Microsoft rights management

Posted by   Virus Bulletin on   Jan 14, 2003

What digital and information rights management may mean for the industry.

Microsoft is frequently accused of being a hive of lax security, but the company has been very public over the last couple of years about tightening up its code and creating a security-focused culture at its headquarters in Redmond.

One aspect of this appears to be the company's plans for digital and information rights management (DRM and IRM) - new versions of Office running in a corporate environment with a Rights Management Server allow people to do all sorts of interesting things, like sending email that expires.

Virus Bulletin carried an article in the October 2003 issue of the magazine on the challenges IRM presents to the anti-virus industry - it's now available to read online.

For all this extra digital software protection to work well, however, some help needs to be provided by Palladium, Microsoft's foray into hardware-based trusted computing - a subject that seems to have fallen out of the spotlight recently. Palladium was originally touted as the end of spam and viruses - a view with which VB did not wholly agree.

A quick look on the Microsoft website appears to have Palladium reborn as the Next-Generation Secure Computing Base. The idea is still the same though: hardware-based software verification, a.k.a 'Trusted Computing' - about which you can read more here.

Posted on 14 January 2003 by Virus Bulletin

 Tags

twitter.png
fb.png
linkedin.png
hackernews.png
reddit.png

 

Latest posts:

VB2019 paper: APT cases exploiting vulnerabilities in region-specific software

At VB2019, JPCERT/CC's Shusei Tomonaga and Tomoaki Tani presented a paper on attacks that exploit vulnerabilities in software used only in Japan, using malware that is unique to Japan. Today we publish both their paper and the recording of their…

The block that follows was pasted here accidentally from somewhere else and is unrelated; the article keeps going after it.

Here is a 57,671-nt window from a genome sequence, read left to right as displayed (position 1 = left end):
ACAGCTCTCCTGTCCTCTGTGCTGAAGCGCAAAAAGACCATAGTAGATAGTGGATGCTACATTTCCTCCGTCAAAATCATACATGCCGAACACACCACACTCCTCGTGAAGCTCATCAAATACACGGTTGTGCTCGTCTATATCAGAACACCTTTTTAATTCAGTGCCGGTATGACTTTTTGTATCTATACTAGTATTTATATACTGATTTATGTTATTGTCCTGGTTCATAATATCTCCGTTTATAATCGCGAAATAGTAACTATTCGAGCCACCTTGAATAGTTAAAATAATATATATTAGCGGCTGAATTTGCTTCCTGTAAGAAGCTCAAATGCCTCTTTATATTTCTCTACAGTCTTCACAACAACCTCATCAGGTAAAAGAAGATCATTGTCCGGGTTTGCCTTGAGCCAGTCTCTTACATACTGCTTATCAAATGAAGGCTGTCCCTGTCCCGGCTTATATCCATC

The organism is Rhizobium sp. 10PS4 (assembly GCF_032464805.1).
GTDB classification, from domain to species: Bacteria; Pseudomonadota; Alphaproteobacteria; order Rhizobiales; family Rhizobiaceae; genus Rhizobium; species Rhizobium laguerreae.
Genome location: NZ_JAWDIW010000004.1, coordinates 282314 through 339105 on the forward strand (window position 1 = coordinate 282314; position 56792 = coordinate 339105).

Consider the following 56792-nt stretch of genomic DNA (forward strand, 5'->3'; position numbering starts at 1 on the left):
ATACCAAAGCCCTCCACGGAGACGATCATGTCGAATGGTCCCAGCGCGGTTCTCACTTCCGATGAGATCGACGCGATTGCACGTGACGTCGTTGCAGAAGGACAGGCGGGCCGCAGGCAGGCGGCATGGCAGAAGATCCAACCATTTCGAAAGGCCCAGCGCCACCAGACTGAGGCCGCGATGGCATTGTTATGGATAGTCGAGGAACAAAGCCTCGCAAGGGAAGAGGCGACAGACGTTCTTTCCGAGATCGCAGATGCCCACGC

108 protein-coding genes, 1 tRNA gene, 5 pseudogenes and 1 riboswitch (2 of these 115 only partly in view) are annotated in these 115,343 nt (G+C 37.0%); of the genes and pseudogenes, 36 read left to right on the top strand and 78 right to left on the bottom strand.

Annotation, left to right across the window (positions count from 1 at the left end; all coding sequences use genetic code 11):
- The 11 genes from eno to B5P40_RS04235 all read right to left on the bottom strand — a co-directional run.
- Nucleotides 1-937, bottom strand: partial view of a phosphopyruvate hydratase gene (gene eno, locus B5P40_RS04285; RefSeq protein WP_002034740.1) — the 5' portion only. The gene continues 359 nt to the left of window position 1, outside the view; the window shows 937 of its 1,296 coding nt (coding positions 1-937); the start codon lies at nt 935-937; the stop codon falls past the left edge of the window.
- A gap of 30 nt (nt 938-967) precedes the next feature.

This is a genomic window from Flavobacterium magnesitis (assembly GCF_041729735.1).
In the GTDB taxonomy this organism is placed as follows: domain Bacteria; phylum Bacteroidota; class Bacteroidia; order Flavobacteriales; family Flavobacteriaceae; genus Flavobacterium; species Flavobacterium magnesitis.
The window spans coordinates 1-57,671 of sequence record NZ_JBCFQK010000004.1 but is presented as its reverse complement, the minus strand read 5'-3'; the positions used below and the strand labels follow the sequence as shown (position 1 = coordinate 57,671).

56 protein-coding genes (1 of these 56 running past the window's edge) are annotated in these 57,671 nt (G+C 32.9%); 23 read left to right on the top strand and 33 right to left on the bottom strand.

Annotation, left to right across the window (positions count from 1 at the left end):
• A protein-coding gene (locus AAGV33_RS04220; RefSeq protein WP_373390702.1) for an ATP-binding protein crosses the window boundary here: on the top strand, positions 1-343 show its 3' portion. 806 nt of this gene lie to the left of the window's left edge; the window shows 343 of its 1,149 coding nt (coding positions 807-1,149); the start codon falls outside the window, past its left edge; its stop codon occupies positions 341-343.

New paper: Detection of vulnerabilities in web applications by validating parameter integrity and data flow graphs

In a follow-up to a paper presented at VB2019, Prismo Systems researchers Abhishek Singh and Ramesh Mani detail algorithms that can be used to detect SQL injection in stored procedures, persistent cross-site scripting (XSS), and server‑side request…

VB2020 programme announced

VB is pleased to reveal the details of an interesting and diverse programme for VB2020, the 30th Virus Bulletin International Conference.

VB2019 paper: Cyber espionage in the Middle East: unravelling OSX.WindTail

At VB2019 in London, Jamf's Patrick Wardle analysed the WindTail macOS malware used by the WindShift APT group, active in the Middle East. Today we publish both Patrick's paper and the recording of his presentation.

VB2019 paper: 2,000 reactions to a malware attack – accidental study

At VB2019 cybercrime journalist and researcher Adam Haertlé presented an analysis of almost 2000 unsolicited responses sent by victims of a malicious email campaign. Today we publish both his paper and the recording of his presentation.

We have placed cookies on your device in order to improve the functionality of this site, as outlined in our cookies policy. However, you may delete and block all cookies from this site and your use of the site will be unaffected. By continuing to browse this site, you are agreeing to Virus Bulletin's use of data as outlined in our privacy policy.